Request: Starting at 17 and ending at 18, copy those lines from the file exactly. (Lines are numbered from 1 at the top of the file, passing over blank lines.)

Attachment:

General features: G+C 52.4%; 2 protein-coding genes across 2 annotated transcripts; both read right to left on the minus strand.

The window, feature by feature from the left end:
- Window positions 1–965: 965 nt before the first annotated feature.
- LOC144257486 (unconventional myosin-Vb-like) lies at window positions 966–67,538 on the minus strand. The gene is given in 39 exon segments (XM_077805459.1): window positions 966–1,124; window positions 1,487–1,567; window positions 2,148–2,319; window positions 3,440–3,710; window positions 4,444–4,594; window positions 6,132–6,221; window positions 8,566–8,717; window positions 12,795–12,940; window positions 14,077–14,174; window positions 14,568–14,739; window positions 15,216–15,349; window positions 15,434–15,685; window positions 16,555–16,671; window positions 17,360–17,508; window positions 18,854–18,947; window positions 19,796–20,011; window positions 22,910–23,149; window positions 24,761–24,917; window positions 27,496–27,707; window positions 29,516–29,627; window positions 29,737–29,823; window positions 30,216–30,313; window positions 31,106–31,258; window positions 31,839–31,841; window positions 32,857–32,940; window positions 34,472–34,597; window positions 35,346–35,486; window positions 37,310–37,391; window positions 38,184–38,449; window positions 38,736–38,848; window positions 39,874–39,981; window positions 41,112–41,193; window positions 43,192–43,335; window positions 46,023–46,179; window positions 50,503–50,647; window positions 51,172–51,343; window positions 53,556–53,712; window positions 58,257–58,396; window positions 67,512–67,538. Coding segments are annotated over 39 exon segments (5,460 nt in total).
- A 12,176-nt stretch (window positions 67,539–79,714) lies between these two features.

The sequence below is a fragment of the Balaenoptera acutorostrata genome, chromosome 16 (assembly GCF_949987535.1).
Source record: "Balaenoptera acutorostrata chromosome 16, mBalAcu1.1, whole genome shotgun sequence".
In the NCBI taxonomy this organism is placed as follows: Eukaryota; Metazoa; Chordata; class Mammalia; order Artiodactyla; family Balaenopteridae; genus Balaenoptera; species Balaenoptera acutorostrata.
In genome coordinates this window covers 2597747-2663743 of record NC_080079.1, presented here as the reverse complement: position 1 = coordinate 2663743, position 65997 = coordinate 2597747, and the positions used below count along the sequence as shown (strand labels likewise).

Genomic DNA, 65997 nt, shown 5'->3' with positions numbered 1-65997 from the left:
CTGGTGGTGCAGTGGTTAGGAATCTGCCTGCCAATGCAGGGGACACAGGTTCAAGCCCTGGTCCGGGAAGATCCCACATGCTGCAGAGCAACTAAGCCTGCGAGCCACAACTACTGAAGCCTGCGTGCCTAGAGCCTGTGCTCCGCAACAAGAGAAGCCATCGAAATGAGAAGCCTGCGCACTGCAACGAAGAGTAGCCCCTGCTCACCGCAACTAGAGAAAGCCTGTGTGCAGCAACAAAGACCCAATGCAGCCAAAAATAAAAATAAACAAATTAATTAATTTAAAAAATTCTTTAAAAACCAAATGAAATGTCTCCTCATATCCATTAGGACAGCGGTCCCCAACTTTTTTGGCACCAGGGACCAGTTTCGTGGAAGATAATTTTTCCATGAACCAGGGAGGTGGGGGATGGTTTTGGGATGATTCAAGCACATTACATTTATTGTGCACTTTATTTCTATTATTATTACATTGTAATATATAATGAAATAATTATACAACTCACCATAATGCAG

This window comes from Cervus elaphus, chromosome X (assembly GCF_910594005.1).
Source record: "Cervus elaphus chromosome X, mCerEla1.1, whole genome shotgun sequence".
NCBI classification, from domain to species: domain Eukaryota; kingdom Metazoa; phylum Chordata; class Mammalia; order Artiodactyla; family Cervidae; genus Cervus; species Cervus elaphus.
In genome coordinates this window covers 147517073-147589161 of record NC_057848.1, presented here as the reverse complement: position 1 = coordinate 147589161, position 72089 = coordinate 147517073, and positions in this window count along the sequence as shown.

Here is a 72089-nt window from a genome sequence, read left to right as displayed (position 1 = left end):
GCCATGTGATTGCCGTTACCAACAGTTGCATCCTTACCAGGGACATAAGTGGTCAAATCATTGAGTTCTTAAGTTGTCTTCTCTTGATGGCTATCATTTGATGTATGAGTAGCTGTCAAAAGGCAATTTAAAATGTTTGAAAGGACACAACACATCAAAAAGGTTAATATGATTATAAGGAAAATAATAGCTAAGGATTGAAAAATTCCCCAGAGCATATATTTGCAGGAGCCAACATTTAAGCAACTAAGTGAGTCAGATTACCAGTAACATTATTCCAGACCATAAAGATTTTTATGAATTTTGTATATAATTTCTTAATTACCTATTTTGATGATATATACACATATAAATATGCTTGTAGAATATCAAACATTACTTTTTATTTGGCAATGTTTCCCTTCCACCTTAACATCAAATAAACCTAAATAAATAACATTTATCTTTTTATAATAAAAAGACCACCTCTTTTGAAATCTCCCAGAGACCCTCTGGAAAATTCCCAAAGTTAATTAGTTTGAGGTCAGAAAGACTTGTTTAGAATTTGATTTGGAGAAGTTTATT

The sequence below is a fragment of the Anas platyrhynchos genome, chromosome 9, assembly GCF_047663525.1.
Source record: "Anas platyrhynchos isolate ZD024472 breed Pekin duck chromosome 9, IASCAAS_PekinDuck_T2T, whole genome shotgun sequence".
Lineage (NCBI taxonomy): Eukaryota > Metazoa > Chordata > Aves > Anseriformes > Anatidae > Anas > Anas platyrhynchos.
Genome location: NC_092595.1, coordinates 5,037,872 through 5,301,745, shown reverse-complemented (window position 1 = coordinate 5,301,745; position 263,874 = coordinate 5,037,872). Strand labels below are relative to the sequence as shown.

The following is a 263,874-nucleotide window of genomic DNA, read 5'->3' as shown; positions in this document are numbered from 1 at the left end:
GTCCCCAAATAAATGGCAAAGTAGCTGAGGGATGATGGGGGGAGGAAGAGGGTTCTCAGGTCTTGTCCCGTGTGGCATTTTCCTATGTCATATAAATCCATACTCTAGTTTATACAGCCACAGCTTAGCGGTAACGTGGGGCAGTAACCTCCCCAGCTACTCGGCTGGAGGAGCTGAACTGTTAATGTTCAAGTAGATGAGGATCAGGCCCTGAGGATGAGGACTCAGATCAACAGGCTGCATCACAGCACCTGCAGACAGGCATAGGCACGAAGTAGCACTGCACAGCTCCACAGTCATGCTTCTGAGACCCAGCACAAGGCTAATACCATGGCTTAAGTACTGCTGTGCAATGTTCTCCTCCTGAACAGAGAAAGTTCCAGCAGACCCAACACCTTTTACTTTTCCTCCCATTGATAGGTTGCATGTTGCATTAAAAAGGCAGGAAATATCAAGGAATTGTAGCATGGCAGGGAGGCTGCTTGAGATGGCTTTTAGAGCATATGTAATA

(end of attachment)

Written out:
GCCATGTGATTGCCGTTACCAACAGTTGCATCCTTACCAGGGACATAAGTGGTCAAATCATTGAGTTCTTAAGTTGTCTTCTCTTGATGGCTATCATTTGATGTATGAGTAGCTGTCAAAAGGCAATTTAAAATGTTTGAAAGGACACAACACATCAAAAAGGTTAATATGATTATAAGGAAAATAATAGCTAAGGATTGAAAAATTCCCCAGAGCATATATTTGCAGGAGCCAACATTTAAGCAACTAAGTGAGTCAGATTACCAGTAACATTATTCCAGACCATAAAGATTTTTATGAATTTTGTATATAATTTCTTAATTACCTATTTTGATGATATATACACATATAAATATGCTTGTAGAATATCAAACATTACTTTTTATTTGGCAATGTTTCCCTTCCACCTTAACATCAAATAAACCTAAATAAATAACATTTATCTTTTTATAATAAAAAGACCACCTCTTTTGAAATCTCCCAGAGACCCTCTGGAAAATTCCCAAAGTTAATTAGTTTGAGGTCAGAAAGACTTGTTTAGAATTTGATTTGGAGAAGTTTATT

The sequence below is a fragment of the Anas platyrhynchos genome, chromosome 9, assembly GCF_047663525.1.